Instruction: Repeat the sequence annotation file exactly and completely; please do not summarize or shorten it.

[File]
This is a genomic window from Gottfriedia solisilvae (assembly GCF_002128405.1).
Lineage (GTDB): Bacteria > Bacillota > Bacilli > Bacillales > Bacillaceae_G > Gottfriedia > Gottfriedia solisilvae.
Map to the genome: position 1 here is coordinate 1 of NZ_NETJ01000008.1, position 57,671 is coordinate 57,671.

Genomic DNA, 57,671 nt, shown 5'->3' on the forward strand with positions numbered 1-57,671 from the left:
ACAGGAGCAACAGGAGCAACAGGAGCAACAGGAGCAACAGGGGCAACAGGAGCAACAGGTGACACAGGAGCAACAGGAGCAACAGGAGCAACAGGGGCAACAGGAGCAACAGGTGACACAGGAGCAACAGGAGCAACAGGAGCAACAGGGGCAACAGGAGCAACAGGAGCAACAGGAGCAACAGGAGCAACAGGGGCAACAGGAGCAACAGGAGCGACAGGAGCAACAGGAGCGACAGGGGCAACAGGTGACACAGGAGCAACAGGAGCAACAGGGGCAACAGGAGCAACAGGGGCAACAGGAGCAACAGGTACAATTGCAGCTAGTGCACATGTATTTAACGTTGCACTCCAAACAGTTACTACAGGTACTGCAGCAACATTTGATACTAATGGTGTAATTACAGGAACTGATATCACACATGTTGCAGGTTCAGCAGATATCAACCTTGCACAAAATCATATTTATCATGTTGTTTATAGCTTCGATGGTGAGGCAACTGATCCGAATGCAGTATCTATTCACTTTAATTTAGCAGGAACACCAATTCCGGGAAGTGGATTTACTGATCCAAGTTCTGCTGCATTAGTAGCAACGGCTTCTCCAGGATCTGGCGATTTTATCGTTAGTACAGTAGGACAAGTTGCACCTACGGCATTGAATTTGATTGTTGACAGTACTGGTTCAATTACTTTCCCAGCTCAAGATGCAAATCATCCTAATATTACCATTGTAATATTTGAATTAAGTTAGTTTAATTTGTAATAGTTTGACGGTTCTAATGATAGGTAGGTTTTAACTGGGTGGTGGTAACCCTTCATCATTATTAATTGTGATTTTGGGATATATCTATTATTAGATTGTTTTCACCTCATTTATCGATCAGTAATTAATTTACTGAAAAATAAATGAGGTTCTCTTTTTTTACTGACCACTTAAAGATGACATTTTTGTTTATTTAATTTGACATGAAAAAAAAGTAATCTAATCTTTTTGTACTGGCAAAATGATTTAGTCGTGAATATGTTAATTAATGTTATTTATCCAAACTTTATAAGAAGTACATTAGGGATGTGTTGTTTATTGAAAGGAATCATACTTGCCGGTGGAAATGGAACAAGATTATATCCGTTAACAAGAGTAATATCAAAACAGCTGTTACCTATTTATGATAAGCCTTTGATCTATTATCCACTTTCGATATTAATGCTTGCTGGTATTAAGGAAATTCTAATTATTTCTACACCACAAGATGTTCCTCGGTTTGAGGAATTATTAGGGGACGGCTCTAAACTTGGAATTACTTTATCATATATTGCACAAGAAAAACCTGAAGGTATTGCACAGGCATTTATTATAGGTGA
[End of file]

This is a genomic window from Gottfriedia solisilvae (assembly GCF_002128405.1).
Lineage (GTDB): Bacteria > Bacillota > Bacilli > Bacillales > Bacillaceae_G > Gottfriedia > Gottfriedia solisilvae.
Map to the genome: position 1 here is coordinate 1 of NZ_NETJ01000008.1, position 57,671 is coordinate 57,671.

Genomic DNA, 57,671 nt, shown 5'->3' on the forward strand with positions numbered 1-57,671 from the left:
ACAGGAGCAACAGGAGCAACAGGAGCAACAGGAGCAACAGGGGCAACAGGAGCAACAGGTGACACAGGAGCAACAGGAGCAACAGGAGCAACAGGGGCAACAGGAGCAACAGGTGACACAGGAGCAACAGGAGCAACAGGAGCAACAGGGGCAACAGGAGCAACAGGAGCAACAGGAGCAACAGGAGCAACAGGGGCAACAGGAGCAACAGGAGCGACAGGAGCAACAGGAGCGACAGGGGCAACAGGTGACACAGGAGCAACAGGAGCAACAGGGGCAACAGGAGCAACAGGGGCAACAGGAGCAACAGGTACAATTGCAGCTAGTGCACATGTATTTAACGTTGCACTCCAAACAGTTACTACAGGTACTGCAGCAACATTTGATACTAATGGTGTAATTACAGGAACTGATATCACACATGTTGCAGGTTCAGCAGATATCAACCTTGCACAAAATCATATTTATCATGTTGTTTATAGCTTCGATGGTGAGGCAACTGATCCGAATGCAGTATCTATTCACTTTAATTTAGCAGGAACACCAATTCCGGGAAGTGGATTTACTGATCCAAGTTCTGCTGCATTAGTAGCAACGGCTTCTCCAGGATCTGGCGATTTTATCGTTAGTACAGTAGGACAAGTTGCACCTACGGCATTGAATTTGATTGTTGACAGTACTGGTTCAATTACTTTCCCAGCTCAAGATGCAAATCATCCTAATATTACCATTGTAATATTTGAATTAAGTTAGTTTAATTTGTAATAGTTTGACGGTTCTAATGATAGGTAGGTTTTAACTGGGTGGTGGTAACCCTTCATCATTATTAATTGTGATTTTGGGATATATCTATTATTAGATTGTTTTCACCTCATTTATCGATCAGTAATTAATTTACTGAAAAATAAATGAGGTTCTCTTTTTTTACTGACCACTTAAAGATGACATTTTTGTTTATTTAATTTGACATGAAAAAAAAGTAATCTAATCTTTTTGTACTGGCAAAATGATTTAGTCGTGAATATGTTAATTAATGTTATTTATCCAAACTTTATAAGAAGTACATTAGGGATGTGTTGTTTATTGAAAGGAATCATACTTGCCGGTGGAAATGGAACAAGATTATATCCGTTAACAAGAGTAATATCAAAACAGCTGTTACCTATTTATGATAAGCCTTTGATCTATTATCCACTTTCGATATTAATGCTTGCTGGTATTAAGGAAATTCTAATTATTTCTACACCACAAGATGTTCCTCGGTTTGAGGAATTATTAGGGGACGGCTCTAAACTTGGAATTACTTTATCATATATTGCACAAGAAAAACCTGAAGGTATTGCACAGGCATTTATTATAGGTGA